DOHA (Reuters) - Qatar’s emir called on Friday for dialogue to resolve a political crisis pitting his country against four Arab states, saying any talks must respect national sovereignty, but the call was unlikely to end the rift.
In his first speech since four Arab countries severed ties with Doha, a defiant Sheikh Tamim bin Hamad al-Thani said life was continuing as normal despite what he described as an unjust “siege”.
Saudi Arabia, the United Arab Emirates, Bahrain and Egypt cut ties and imposed sanctions on Qatar last month, accusing it of financing extremist groups and supporting terrorism, which the emir denied.
“Qatar is fighting terrorism relentlessly and without compromise, and the international community recognises this,” Sheikh Tamim said in the televised speech.
He spoke hours after U.S. Secretary of State Rex Tillerson said the United States was satisfied with Qatar’s efforts to implement an agreement aimed at combating terror financing, and urged the four states to lift their “land blockade”.
It also comes days before Turkish President Tayyip Erdogan, who had supported Qatar in the crisis, was due to visit Qatar, Saudi Arabia and Kuwait to try to resolve the rift.
Earlier this month during a round of shuttle diplomacy, Tillerson signed a deal with Qatar to fight terrorism financing, part of efforts led by Kuwait to try to resolve the most serious rift in the Western-allied Gulf in decades.
An official comment from the four Arab countries had yet to be issued, but a Saudi royal court advisor described it as a piece of literary work written by a school student. “Had it been written by a student in middle school he would have flunked,” Saud al-Qahtani wrote on his Twitter account.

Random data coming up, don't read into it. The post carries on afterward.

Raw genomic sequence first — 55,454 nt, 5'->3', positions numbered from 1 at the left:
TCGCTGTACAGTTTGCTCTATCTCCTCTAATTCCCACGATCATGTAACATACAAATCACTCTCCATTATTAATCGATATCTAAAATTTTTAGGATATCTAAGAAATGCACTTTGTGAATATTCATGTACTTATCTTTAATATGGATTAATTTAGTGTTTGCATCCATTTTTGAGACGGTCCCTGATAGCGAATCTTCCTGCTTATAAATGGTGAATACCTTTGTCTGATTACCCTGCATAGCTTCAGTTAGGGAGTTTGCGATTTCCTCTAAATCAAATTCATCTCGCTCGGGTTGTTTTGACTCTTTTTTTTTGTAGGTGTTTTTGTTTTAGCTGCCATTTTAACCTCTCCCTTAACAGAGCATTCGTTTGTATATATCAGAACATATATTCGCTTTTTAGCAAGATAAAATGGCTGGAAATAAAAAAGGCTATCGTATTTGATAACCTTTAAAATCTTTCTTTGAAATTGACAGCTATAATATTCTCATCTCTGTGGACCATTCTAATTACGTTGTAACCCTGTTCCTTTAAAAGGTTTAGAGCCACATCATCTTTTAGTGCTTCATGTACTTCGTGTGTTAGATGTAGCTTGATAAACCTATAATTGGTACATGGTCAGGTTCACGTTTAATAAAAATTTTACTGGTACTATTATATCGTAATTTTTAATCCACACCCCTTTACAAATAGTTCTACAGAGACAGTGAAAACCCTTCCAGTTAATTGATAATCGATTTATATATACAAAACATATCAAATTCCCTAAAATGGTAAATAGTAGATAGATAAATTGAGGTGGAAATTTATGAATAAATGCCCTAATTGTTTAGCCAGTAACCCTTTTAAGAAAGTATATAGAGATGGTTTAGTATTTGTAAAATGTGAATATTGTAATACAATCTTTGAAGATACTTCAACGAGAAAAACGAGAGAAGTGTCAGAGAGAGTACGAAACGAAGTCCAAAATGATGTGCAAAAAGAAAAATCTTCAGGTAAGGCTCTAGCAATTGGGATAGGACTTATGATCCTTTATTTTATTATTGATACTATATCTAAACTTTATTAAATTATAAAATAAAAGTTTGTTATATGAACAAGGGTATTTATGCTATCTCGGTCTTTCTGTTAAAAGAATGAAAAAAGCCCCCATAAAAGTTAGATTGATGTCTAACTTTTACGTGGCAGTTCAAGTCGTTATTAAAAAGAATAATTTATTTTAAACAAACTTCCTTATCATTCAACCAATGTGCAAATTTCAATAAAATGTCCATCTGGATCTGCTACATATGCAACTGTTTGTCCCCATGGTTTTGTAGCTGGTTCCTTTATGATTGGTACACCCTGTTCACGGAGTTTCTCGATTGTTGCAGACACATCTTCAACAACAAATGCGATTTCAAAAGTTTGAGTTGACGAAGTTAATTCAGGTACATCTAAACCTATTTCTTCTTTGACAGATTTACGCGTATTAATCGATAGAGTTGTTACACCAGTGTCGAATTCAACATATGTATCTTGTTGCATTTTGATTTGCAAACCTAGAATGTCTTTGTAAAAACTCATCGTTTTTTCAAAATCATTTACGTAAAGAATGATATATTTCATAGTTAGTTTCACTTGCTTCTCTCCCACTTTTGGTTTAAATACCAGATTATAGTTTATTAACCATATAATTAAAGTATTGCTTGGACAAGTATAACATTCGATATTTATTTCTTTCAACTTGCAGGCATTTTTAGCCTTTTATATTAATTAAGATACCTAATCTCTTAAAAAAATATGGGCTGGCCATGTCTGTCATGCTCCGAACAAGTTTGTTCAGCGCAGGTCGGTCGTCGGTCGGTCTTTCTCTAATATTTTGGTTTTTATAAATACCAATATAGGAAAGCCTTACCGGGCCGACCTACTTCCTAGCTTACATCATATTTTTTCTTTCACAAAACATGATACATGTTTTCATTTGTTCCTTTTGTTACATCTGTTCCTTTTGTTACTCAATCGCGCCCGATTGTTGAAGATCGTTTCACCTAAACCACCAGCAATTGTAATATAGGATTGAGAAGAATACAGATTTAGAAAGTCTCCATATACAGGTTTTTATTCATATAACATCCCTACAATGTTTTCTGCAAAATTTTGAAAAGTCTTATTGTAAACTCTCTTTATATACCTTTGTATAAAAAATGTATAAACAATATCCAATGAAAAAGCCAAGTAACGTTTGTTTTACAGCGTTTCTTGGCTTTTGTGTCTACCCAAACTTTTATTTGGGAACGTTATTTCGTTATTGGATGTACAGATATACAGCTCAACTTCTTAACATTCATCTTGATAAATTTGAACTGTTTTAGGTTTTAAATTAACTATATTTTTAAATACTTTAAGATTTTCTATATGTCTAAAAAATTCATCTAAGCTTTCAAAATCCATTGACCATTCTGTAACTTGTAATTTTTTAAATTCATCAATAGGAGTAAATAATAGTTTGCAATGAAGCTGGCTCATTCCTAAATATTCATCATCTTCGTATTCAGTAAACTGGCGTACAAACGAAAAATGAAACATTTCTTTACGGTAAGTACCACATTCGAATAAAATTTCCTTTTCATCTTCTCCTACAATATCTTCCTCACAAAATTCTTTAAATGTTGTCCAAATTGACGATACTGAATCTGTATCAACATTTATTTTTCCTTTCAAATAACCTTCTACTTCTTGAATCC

Commentators hosted by the Saudi-owned al-Arabiya television also denounced the speech.
“This is a speech of obstinacy which sends messages that Qatar will not stop supporting terrorism,” said Ali al-Naimi, editor of an online news website published in the UAE.
“PREVIOUSLY PLANNED” CAMPAIGN
The crisis revolves around allegations that Qatar supports Islamist militant groups, including in Syria and Libya, and hosts members of the Muslim Brotherhood.
It began after a speech in late May by Sheikh Tamim appeared on the state news agency’s website, which Doha said he had never made and indicated the website had been hacked from one of its neighbours, indicating the UAE.
The Washington Post, citing U.S. intelligence officials, last week reported that the United Arab Emirates had arranged for Qatari government social media and news sites to be hacked in order to post the fiery but false quotes. The UAE denied any involvement.
Sheikh Tamim described the sanctions as a campaign that had been pre-planned against Qatar, calling it an act of aggression against Doha’s foreign policy.
“Its planners planted statements to mislead public opinion and the countries of the world,” he said.
Sheikh Tamim vowed to withstand the sanctions and said he had instructed the Qatari government that Qataris should become more self-reliant and called for the economy to be opened up to foreign investments.
“The time has come for us to spare the people from the political differences between the governments,” he said, urging dialogue.
“... Any solution must respect the sovereignty and will of each state.”
Additional reporting by Mostafa Hashem in Cairo; Writing by Sylvia Westall and Sami Aboudi; Editing by Toni Reinhold